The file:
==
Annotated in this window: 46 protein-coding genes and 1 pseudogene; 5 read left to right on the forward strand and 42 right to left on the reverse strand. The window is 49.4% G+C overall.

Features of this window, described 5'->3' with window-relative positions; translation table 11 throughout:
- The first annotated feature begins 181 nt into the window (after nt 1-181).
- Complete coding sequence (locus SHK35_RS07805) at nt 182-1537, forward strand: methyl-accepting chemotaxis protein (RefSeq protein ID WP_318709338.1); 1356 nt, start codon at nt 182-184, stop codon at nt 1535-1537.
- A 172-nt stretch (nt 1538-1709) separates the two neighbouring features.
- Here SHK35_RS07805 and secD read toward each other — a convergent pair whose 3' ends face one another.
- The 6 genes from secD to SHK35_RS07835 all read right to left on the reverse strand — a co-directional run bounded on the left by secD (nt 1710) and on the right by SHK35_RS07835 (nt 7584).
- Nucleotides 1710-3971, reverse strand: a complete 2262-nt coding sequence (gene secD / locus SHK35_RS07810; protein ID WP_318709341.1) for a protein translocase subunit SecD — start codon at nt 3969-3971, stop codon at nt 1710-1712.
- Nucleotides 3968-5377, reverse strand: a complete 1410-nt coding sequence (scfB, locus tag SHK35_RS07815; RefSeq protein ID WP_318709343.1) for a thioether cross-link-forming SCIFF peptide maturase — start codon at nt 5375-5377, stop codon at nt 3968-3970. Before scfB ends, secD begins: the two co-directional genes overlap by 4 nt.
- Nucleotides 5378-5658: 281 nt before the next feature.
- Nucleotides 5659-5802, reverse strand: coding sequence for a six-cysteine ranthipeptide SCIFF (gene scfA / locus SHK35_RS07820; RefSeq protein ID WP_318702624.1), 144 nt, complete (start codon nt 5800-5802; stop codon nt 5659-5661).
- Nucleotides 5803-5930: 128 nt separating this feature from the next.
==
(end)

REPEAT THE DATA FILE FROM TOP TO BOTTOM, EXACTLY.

Annotated in this window: 46 protein-coding genes and 1 pseudogene; 5 read left to right on the forward strand and 42 right to left on the reverse strand. The window is 49.4% G+C overall.

Features of this window, described 5'->3' with window-relative positions; translation table 11 throughout:
- The first annotated feature begins 181 nt into the window (after nt 1-181).
- Complete coding sequence (locus SHK35_RS07805) at nt 182-1537, forward strand: methyl-accepting chemotaxis protein (RefSeq protein ID WP_318709338.1); 1356 nt, start codon at nt 182-184, stop codon at nt 1535-1537.
- A 172-nt stretch (nt 1538-1709) separates the two neighbouring features.
- Here SHK35_RS07805 and secD read toward each other — a convergent pair whose 3' ends face one another.
- The 6 genes from secD to SHK35_RS07835 all read right to left on the reverse strand — a co-directional run bounded on the left by secD (nt 1710) and on the right by SHK35_RS07835 (nt 7584).
- Nucleotides 1710-3971, reverse strand: a complete 2262-nt coding sequence (gene secD / locus SHK35_RS07810; protein ID WP_318709341.1) for a protein translocase subunit SecD — start codon at nt 3969-3971, stop codon at nt 1710-1712.
- Nucleotides 3968-5377, reverse strand: a complete 1410-nt coding sequence (scfB, locus tag SHK35_RS07815; RefSeq protein ID WP_318709343.1) for a thioether cross-link-forming SCIFF peptide maturase — start codon at nt 5375-5377, stop codon at nt 3968-3970. Before scfB ends, secD begins: the two co-directional genes overlap by 4 nt.
- Nucleotides 5378-5658: 281 nt before the next feature.
- Nucleotides 5659-5802, reverse strand: coding sequence for a six-cysteine ranthipeptide SCIFF (gene scfA / locus SHK35_RS07820; RefSeq protein ID WP_318702624.1), 144 nt, complete (start codon nt 5800-5802; stop codon nt 5659-5661).
- Nucleotides 5803-5930: 128 nt separating this feature from the next.